SUMMARY

According to an aspect of the invention, an apparatus includes a packet buffer for temporarily storing each of one or more packets to be transmitted in association with an arrival time thereof, and a packet discard section for determining an arrival packet, defined as a packet that has newly arrived at the apparatus, to be discarded or to be stored in the packet buffer, based on a discard condition defined by using a packet residence time that is calculated on the basis of one or more residence times of one or more packets staying in the packet buffer.

The object and advantages of the invention will be realized and attained by means of the elements and combinations particularly pointed out in the claims.

It is to be understood that both the foregoing general description and following detailed description are exemplary and explanatory and are not restrictive of the invention, as claimed.

BRIEF DESCRIPTION OF DRAWINGS

FIG. 1 is a diagram illustrating an example of a method for arrival packet discard determination, according to a first embodiment;

FIG. 2 is a diagram illustrating an example of a method for arrival packet discard determination, according to a second embodiment;

FIG. 3A is a schematic diagram for explaining an example of an event that can occur when a queue length-based arrival packet discard determination method and a Time-Based Head Drop (TBHD) are combined;

FIG. 3B is a schematic diagram for explaining an example of an event that can occur when a queue length-based Random Early Determination (RED) and a TBHD are combined;

FIG. 4 is a schematic diagram illustrating an example of a case where an arrival packet discard determination method in which discard determination is made for each priority of packet in a time-based manner, and a TBHD are combined;

FIG. 5A is a schematic diagram illustrating an example of an event that can occur when a method for making discard determination for each priority of packet in a queue length-based manner, and a TBHD are combined;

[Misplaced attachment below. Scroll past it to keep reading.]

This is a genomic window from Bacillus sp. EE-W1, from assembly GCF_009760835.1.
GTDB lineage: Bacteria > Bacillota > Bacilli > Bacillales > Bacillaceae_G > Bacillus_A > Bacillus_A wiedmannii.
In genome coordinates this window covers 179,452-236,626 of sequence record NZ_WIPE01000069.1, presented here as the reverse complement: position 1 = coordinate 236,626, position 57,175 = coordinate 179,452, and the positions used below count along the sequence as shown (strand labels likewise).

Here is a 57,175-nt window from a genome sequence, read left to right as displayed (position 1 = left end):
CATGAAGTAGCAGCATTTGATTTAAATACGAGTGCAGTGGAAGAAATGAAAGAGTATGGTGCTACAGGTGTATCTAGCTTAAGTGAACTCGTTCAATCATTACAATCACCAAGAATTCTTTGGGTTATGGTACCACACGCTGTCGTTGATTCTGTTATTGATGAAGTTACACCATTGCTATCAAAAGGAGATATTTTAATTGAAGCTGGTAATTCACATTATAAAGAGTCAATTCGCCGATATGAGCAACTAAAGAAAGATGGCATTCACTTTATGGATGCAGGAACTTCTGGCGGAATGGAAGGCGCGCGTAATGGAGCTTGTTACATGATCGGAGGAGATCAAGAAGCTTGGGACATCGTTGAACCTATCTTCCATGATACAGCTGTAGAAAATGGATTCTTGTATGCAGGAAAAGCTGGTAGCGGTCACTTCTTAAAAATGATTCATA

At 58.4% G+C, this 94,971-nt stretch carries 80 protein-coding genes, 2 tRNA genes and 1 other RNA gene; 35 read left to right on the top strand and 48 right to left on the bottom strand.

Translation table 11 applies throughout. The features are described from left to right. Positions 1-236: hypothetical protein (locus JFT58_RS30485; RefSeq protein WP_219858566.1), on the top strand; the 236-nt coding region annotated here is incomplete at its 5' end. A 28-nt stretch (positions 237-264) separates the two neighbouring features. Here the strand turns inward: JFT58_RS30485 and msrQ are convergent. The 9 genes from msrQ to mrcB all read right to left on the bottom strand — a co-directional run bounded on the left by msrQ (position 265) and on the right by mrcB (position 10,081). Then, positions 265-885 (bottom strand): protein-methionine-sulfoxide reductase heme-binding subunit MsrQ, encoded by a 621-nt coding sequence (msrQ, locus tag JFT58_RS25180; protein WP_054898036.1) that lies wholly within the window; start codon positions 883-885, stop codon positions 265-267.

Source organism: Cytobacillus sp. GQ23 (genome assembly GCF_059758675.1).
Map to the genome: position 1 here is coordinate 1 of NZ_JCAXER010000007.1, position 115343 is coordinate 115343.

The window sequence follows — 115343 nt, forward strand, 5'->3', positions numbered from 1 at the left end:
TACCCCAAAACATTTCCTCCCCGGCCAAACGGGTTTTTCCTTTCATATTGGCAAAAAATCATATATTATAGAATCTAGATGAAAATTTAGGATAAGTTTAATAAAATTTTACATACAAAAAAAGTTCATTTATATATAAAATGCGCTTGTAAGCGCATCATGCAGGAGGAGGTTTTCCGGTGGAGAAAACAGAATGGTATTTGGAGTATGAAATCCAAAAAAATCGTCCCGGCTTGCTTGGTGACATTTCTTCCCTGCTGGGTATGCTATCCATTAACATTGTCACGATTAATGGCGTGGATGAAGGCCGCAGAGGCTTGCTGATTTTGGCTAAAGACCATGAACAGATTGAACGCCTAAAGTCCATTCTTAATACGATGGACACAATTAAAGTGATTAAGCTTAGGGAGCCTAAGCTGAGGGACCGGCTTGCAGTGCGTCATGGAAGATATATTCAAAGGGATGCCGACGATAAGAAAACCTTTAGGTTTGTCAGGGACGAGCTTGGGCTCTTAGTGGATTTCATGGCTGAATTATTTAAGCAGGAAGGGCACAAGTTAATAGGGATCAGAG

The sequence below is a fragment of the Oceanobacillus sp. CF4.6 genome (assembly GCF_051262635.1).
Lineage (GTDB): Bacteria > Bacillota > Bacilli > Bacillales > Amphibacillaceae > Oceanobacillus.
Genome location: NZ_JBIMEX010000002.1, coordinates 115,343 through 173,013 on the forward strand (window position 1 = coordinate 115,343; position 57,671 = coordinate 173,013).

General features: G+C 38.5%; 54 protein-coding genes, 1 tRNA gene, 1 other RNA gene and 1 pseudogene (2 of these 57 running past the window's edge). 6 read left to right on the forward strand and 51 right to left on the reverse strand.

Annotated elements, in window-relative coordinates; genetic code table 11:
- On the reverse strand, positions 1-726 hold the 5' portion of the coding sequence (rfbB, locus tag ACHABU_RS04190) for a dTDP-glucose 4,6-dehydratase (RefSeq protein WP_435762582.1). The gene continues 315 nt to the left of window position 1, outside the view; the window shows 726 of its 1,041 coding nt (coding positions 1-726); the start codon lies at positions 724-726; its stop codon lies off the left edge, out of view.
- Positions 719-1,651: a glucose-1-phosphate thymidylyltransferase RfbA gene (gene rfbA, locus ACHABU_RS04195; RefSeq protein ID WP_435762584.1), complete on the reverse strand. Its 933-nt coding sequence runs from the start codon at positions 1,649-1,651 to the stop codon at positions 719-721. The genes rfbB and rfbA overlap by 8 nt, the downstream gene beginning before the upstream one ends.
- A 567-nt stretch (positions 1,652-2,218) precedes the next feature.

FIG. 5B is a schematic diagram illustrating an example of an event that can occur when a queue length-based RED and a TBHD are combined;

FIG. 6 is a diagram illustrating an example of a method for an arrival packet discard determination, according to a third embodiment;

FIG. 7 is a diagram illustrating an example of an arrival packet discard determination method according to a fourth embodiment;

FIG. 8 is a diagram illustrating an example of an operation flowchart for an arrival packet discard determination, according to a fourth embodiment;

FIG. 9 is a diagram illustrating an example of a conversion table for converting a queue length into a time amount, according to the fourth embodiment;

FIG. 10 is a schematic diagram illustrating an example of a method for an arrival packet discard determination by using discard priority; and

FIG. 11 is a schematic diagram illustrating an example of a method for an arrival packet discard determination referred to as a RED.

DESCRIPTION OF EMBODIMENTS

According to each of the above-described known methods for arrival packet discard determination, the queue length of a packet buffer is considered as an index (criterion or condition) for determining discard of an arrival packet.

However, an arrival packet can be determined to be discarded by using an index different from the queue length of the packet buffer.

Hereinafter, embodiments of methods for arrival packet discard determination are described with reference to the appended drawings. Embodiments described below are illustrative and the methods are not limited to the embodiments.

FIG. 1 is a diagram illustrating an example of a method for arrival packet discard determination based on a residence time of a packet. A packet buffer management device A depicted in FIG. 1, which implements the method for arrival packet discard determination, can be, for example, mounted on a packet device (e.g., a router, an L3 switch, an L2 switch, and an HUB).

The packet buffer management device A includes, for example, a discard threshold value table 1, a clock source 2, a current time management section 3, an HD threshold value table 4, a packet discard section 5, a time stamp section 6, a packet buffer 7, a time information monitoring section 8, and an HD processing section 9. The packet buffer management device A can be, for example, arranged on the output interface side of the packet device. In the case, for example, the packet discard section 5 receives a packet that was input to an input interface of the packet device and then has been switched by a switch fabric thereof. For example, the packet stored in the packet buffer is outputted to an output buffer of an output port of the packet device.